Ew. No.

I immediately checked into the characterless, overpriced in-airport hotel. What other travelers might have found depressing — the "window" that was really just a wall of frosted glass backlit by fluorescent bulbs; the absence of any cultural signifiers, creating the impression that I might just as easily be in Cleveland or Tokyo; the minibar stocked not with Turkish delight or other, uh, Turkish delights, but with Lay's potato chips and Nature Valley granola bars — I embraced. Literally. Like, I gathered the foods to my breast while curled on the bed and devoured them in the manner of a bear preparing for hibernation. Everything around me, from the beige-on-beige décor to the mini shampoos in the bathroom, gave off the same steady message: You have not landed anywhere yet. You are still en route. You are not in any country or any city. You are still traveling; you just happen to be standing still. I slept as soundly for the next eight hours as ever in my life.

Eve Epstein in the Dead Sea

The author, on the right. Yes, the smile looks genuine to us, too. 

A few days later in Israel, as I sat huddled in a crowded, underventilated sedan with my cousins and their friends en route to a semi-impromptu visit to the Dead Sea, I took a mental inventory of all things present that I actively disliked: proximity to people I knew and therefore had to interact with, lack of reclinability, faulty climate control, zero sense of when my next meal might be. How unfavorably it compared with my recent Istanbul interlude, replete with reliable A/C, luxury shopping, and companionlessness. Those are my great adventure, I thought to myself grumpily as my fellow travelers loudly shared polyglot in-jokes.

As we parked in the scorching sun and trundled down to the shore, I took only the merest solace in the knowledge that we were approaching the earth's lowest elevation point and one of its saltiest bodies of water. And as I surveyed the bluish, salt-encrusted rocks that dazzle and glow like CGI landforms in the sunlight; the luminous, viscous water that sustains no life; and the landscape that somehow simultaneously suggests ancient history and eerie deadness, I only very reluctantly admitted that what I was experiencing was, okay, fine, pretty cool. And as I entered the water, watching the minerals form oily swirls around my ankles, and gave myself over to its surprising buoyancy, I begrudgingly and silently acknowledged that this was a liminality of its own — a place and time and moment so completely outside of my typical frame of reference that I probably shouldn't deny its power. And as we left for the long drive back to Tel Aviv and then to the airport, where I would board my flight home, I entertained the inkling of a suspicion that the occasional foray into a lesser-known culture and landscape might have a mildly enriching effect on a person.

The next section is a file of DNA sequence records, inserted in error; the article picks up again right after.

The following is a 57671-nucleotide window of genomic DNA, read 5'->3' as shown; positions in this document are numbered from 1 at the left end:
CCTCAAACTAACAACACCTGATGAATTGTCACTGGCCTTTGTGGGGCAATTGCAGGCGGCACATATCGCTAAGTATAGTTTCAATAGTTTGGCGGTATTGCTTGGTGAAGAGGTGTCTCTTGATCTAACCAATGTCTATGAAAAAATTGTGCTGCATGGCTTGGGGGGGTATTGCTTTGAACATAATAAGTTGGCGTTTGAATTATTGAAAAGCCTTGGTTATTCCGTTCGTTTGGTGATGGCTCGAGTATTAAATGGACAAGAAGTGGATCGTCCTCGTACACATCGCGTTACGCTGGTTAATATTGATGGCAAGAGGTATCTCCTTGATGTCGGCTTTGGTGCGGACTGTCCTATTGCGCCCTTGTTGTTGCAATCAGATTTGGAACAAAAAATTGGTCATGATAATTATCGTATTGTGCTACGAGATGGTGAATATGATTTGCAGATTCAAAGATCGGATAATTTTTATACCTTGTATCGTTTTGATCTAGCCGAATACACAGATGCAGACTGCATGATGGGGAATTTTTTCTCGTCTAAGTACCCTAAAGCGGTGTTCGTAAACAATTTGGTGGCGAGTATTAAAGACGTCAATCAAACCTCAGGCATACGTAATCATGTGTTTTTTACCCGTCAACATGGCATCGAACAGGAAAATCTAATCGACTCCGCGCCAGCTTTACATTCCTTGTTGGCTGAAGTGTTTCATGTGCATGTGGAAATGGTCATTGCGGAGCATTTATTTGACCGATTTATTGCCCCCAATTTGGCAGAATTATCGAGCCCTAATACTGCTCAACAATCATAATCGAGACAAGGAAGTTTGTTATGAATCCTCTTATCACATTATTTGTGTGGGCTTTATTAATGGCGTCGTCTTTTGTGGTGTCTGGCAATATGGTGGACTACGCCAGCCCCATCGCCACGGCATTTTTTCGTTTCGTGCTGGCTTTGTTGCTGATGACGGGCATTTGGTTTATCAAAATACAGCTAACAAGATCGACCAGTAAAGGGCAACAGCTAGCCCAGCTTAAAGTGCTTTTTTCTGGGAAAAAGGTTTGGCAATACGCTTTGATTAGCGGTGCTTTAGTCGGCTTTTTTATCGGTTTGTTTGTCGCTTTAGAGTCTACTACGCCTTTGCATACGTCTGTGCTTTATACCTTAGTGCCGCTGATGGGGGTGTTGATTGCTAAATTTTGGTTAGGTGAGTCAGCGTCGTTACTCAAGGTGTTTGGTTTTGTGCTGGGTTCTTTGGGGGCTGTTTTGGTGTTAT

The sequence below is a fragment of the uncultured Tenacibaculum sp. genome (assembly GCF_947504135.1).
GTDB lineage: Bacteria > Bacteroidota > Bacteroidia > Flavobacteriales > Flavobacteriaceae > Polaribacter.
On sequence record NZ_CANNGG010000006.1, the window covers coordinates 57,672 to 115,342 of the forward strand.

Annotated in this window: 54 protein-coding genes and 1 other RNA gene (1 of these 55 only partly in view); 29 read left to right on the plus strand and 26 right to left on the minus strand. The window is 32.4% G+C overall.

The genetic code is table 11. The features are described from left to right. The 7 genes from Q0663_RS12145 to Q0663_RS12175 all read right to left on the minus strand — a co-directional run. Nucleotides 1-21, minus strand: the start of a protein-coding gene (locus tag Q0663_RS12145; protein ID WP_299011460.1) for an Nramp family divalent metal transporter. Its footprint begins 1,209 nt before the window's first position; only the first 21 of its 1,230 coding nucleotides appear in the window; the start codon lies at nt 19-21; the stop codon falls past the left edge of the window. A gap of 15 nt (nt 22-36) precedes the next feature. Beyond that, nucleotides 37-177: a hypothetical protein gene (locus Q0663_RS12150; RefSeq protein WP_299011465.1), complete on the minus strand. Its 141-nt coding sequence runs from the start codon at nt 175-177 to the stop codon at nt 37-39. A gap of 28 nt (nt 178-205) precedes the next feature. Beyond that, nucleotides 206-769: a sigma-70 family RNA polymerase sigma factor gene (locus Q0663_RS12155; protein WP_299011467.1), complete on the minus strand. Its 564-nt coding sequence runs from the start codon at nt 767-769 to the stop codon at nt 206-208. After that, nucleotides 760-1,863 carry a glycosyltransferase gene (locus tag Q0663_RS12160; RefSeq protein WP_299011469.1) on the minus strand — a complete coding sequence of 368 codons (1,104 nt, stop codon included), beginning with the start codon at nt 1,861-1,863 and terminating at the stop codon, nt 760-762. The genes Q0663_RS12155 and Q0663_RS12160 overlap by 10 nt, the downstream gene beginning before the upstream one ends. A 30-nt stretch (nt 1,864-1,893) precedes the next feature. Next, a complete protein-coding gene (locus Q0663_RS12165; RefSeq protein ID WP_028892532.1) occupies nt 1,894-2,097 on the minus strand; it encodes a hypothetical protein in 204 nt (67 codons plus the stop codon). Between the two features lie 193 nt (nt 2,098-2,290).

Then spent the majority of the drive back thinking about which Katherine Heigl movie to watch on the plane. I settled on Life as We Know It. Big mistake.

But that's what the free chardonnay is for.